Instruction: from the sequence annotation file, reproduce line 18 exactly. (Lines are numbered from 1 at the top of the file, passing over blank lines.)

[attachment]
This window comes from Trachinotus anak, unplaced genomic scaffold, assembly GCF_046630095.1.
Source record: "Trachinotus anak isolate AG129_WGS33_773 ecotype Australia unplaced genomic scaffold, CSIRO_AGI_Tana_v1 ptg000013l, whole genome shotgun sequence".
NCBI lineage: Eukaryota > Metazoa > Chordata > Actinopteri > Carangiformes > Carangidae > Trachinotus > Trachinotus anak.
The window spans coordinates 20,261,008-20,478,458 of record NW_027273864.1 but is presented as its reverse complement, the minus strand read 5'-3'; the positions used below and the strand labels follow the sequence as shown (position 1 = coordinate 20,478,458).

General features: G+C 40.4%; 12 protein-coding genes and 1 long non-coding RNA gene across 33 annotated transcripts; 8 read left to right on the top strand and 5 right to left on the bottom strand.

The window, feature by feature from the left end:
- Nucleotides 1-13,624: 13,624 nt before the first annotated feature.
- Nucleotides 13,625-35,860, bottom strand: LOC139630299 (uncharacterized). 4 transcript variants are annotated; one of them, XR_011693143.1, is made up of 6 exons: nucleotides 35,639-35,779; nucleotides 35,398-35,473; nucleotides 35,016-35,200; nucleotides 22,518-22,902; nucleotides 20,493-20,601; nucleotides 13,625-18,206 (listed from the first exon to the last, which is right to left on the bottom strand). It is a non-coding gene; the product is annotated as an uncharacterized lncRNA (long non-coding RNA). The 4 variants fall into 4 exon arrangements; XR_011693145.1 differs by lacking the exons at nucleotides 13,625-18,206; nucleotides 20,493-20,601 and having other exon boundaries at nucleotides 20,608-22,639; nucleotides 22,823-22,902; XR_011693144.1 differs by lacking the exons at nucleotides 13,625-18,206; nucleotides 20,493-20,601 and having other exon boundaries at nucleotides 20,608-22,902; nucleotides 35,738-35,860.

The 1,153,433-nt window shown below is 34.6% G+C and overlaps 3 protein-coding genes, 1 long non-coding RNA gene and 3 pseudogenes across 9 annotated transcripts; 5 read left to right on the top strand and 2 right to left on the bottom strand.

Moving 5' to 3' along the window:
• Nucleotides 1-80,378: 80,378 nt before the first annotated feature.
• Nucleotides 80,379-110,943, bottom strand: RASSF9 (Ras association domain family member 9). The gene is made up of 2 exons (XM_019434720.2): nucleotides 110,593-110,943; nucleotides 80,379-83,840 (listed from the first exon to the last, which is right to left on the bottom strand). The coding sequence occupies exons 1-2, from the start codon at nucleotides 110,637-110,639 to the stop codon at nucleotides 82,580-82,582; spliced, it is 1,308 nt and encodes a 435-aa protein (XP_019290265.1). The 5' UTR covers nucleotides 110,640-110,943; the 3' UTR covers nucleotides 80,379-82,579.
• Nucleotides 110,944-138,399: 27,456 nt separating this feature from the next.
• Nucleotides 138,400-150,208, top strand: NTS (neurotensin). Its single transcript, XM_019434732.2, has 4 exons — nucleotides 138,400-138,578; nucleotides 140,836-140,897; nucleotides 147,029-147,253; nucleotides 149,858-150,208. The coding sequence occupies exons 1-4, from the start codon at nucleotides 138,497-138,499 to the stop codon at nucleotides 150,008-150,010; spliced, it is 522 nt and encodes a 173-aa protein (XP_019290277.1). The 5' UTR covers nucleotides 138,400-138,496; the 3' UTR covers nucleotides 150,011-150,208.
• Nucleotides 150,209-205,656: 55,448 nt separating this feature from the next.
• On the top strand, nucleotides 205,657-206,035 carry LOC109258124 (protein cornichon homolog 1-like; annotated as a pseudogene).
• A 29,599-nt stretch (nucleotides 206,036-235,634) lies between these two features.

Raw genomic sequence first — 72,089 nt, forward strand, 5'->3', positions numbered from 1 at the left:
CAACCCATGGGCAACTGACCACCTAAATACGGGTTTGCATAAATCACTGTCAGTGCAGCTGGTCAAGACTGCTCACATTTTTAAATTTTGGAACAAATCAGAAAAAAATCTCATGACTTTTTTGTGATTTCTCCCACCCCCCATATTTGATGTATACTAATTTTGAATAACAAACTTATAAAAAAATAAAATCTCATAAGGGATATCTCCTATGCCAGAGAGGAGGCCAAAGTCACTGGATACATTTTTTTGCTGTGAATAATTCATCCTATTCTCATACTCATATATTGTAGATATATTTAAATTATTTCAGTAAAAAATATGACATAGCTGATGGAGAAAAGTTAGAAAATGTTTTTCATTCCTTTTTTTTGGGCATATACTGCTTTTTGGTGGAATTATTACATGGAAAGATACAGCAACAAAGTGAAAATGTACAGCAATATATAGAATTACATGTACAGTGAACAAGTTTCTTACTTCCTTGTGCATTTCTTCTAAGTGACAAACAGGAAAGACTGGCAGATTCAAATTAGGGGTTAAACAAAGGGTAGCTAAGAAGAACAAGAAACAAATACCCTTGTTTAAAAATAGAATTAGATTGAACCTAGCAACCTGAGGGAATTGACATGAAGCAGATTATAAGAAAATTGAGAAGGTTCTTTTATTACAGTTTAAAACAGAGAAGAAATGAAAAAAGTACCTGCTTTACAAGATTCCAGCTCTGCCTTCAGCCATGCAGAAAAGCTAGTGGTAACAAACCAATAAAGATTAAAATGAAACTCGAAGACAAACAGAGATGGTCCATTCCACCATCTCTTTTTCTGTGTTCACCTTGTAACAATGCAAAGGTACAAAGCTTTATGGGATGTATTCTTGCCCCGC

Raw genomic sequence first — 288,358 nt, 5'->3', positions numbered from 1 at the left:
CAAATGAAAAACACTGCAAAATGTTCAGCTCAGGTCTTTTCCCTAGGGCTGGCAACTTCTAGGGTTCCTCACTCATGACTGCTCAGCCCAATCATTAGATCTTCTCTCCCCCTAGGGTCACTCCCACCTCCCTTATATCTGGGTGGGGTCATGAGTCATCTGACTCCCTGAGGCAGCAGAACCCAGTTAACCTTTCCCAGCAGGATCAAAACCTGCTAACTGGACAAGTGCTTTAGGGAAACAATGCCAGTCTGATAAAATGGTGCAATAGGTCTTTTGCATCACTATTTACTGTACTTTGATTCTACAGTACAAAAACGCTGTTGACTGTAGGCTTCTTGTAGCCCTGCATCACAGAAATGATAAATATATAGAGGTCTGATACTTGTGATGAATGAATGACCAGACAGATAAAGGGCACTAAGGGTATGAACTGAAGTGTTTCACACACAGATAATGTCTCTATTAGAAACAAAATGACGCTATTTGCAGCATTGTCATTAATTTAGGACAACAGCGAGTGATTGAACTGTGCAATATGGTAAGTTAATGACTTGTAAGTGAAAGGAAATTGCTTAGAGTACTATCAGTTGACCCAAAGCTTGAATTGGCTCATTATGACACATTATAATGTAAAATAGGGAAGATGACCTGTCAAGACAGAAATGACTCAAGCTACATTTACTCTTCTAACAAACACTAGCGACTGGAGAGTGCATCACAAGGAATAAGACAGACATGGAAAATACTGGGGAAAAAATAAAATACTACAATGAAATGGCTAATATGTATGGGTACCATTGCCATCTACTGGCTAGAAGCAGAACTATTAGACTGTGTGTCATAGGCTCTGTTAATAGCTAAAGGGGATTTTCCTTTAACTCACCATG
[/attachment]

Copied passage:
Raw genomic sequence first — 72,089 nt, forward strand, 5'->3', positions numbered from 1 at the left: